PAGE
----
Isiah Thomas Game 6 1988 NBA Finals (#5 Greatest NBA Finals Performances of all time)
43 Points (18/32 fg) 8 assists, 6 steals (Video)
By 1988, Isiah’s consistently clutch play and leadership had elevated the Detroit Pistons to the NBA finals where they would hold a 3 games to 2 lead over the defending champions, The Los Angeles Lakers. Games 6 and 7 would be played in L.A., and Isiah and the Pistons were realistic about their chances should the series go to a 7th and deciding game on The Lakers home court. They knew that Game 6 was their opportunity to win that elusive Championship, so in their minds, it was a do-or-die situation. But as the game began, it was The Lakers who came out with desperate urgency, and would establish a 7 point lead early in the 3rd quarter. With Detroit in need of a spark, Isiah would provide it, catching fire in the 3rd quarter. The rest of the Pistons followed his lead and shifted into gear as they assumed control of the game, and the lead.
But with one misstep, their valiant comeback suddenly appeared to be in vein. Isiah had turned his ankle after setting up Joe Dumars for an easy basket on the break. “The first thing that went through my mind was that I had turned my ankle really bad”, Isiah explained, “And I thought it was something that I could just run through. But the more I put pressure on it, the more it hurt.”
The Lakers were quick to capitalise on Isiah not being on the court, cutting into Detroit’s lead immediately and stealing momentum, and without their captain to look to, The Pistons looked powerless to stop them.
What happened next will go down as one of the greatest gut-checks and responses in not just NBA history, but sport in general. With the lead and his image of a championship slipping away, Isiah would not sit idly by, and would lead an emotional Piston charge. From the moment he re-entered the game, it was obvious just how badly he was hurting, limping noticeably all over the court. But despite the pain, Thomas would rally Detroit single-handedly. Isiah was quoted in 1993 saying “I just kept saying to myself that I wasn’t going to quit, and I wasn’t going to be denied, and I wasn’t going to let an injury stop me from winning”.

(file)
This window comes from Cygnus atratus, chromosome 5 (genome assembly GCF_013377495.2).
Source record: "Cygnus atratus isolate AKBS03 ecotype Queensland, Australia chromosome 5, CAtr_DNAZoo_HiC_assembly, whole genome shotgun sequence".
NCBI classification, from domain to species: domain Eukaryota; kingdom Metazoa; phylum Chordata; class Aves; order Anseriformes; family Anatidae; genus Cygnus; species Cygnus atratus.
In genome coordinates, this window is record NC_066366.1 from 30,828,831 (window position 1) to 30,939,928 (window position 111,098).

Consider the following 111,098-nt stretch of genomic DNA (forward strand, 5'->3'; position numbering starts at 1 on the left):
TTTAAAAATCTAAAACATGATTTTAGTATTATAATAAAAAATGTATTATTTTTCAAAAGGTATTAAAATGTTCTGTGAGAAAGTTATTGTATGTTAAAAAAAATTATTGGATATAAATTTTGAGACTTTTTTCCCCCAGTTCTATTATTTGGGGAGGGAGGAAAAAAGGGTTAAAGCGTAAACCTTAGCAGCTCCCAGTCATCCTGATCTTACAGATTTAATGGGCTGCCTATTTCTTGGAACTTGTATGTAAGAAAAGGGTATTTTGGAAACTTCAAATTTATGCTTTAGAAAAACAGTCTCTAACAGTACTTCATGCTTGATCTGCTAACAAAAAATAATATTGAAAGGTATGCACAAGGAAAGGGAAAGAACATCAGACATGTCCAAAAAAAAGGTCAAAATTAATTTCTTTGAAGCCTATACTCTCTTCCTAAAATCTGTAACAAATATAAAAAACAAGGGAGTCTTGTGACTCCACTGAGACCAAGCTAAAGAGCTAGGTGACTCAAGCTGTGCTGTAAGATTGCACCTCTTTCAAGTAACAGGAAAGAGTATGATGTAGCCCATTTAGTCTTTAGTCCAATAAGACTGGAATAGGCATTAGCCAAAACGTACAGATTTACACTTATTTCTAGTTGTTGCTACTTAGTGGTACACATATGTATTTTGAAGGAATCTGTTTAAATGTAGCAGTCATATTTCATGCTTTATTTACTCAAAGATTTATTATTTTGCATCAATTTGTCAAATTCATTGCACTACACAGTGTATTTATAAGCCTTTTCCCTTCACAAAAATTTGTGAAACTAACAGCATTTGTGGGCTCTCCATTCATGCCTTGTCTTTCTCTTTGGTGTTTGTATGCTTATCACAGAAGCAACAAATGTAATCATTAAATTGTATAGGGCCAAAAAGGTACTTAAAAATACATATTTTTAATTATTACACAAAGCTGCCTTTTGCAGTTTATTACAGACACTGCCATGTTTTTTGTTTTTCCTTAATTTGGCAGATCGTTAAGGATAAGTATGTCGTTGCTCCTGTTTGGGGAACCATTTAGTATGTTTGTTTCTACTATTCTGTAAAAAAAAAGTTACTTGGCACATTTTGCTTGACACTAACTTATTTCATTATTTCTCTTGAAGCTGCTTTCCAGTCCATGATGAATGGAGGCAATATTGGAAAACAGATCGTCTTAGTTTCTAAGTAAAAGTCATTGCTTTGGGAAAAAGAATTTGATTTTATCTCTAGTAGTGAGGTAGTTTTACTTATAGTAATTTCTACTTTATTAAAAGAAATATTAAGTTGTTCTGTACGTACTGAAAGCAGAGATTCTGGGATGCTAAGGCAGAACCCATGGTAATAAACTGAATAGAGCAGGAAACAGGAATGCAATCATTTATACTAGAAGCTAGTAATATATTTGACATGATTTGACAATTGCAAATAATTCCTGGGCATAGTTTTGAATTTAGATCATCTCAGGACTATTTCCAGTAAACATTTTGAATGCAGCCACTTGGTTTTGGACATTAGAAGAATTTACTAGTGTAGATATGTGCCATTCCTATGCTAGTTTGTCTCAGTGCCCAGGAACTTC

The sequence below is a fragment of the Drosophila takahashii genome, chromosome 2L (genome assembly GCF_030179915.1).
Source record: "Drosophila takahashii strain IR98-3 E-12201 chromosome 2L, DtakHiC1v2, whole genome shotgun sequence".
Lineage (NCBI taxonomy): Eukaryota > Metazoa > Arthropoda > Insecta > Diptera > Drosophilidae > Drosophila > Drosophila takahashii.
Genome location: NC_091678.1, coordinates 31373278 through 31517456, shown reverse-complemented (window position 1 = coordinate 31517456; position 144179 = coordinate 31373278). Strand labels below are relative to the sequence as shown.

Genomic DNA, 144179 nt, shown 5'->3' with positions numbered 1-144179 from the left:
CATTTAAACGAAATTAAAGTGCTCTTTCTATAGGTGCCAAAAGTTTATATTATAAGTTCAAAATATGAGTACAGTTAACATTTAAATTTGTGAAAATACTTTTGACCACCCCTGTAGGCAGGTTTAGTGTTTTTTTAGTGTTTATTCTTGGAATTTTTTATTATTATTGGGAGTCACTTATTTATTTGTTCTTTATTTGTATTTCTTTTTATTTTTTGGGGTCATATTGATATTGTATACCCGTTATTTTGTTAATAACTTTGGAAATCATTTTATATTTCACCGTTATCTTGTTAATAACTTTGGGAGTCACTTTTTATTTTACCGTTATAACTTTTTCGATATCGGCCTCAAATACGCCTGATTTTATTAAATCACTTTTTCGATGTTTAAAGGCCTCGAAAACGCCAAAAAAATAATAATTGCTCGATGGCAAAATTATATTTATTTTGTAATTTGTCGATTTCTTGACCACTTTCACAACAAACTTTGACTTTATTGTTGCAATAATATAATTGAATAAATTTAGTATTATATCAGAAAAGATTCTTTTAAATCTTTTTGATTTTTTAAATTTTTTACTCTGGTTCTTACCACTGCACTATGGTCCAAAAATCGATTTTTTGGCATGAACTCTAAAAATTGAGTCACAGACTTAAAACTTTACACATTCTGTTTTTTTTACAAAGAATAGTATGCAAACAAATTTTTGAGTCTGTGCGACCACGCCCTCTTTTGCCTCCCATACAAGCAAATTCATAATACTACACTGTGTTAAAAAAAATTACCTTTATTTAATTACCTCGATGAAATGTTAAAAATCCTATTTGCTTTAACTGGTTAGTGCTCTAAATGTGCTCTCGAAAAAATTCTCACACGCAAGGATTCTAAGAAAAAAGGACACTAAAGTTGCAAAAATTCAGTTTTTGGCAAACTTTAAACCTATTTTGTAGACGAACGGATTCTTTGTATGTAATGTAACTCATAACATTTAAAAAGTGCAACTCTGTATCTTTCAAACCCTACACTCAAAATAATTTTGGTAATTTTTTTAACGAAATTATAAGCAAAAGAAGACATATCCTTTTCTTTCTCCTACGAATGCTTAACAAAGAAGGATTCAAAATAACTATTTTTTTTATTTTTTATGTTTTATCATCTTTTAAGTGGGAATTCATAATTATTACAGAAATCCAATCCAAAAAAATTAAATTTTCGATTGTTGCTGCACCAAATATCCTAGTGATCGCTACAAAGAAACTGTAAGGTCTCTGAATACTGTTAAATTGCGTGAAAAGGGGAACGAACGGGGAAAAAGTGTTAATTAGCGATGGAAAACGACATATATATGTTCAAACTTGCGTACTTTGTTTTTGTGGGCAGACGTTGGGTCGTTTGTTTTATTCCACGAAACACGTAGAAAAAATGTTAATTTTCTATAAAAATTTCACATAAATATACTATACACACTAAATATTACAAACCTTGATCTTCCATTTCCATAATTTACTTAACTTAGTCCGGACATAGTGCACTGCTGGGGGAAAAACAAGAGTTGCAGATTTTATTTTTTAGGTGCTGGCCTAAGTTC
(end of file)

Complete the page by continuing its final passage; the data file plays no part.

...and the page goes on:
In staging one of the NBA’s most courageous and heroic performances in the face of pain and pressure of trying to win a championship, Isiah put on an incredible offensive explosion. He was making unbelievable play after incredible play, often whilst being guarded by one the better on the ball defenders (on the perimeter, at least) of the generation in Michael Cooper, ranging from 3 pointers, to lay-ups, to running bank shots to keep The Pistons in the game. The heart and determination he showed in that quarter (where he would score an NBA finals record 25 3rd quarter points) left a never-to-be-forgotten image with anyone privileged enough to witness it, whether it was at the game or years (decades) later.
Then team-mate, Dennis Rodman, summed it up perfectly “That’s one of the greatest performances I’ve ever seen in my life. Because a guy that’s willing to sacrifice his body, his whole career, to win a championship.”
Despite Isiah’s heroics, Detroit would narrowly lose game 6 and ultimately the series. But the very next year, Isiah would finally realise his dream: winning the first of back to back championships, cementing his place as one of the game’s greatest winners.
Number 4: Bill Russell Game 7 1969 NBA Finals
Numbers 6-10: Greatest performances in NBA Finals History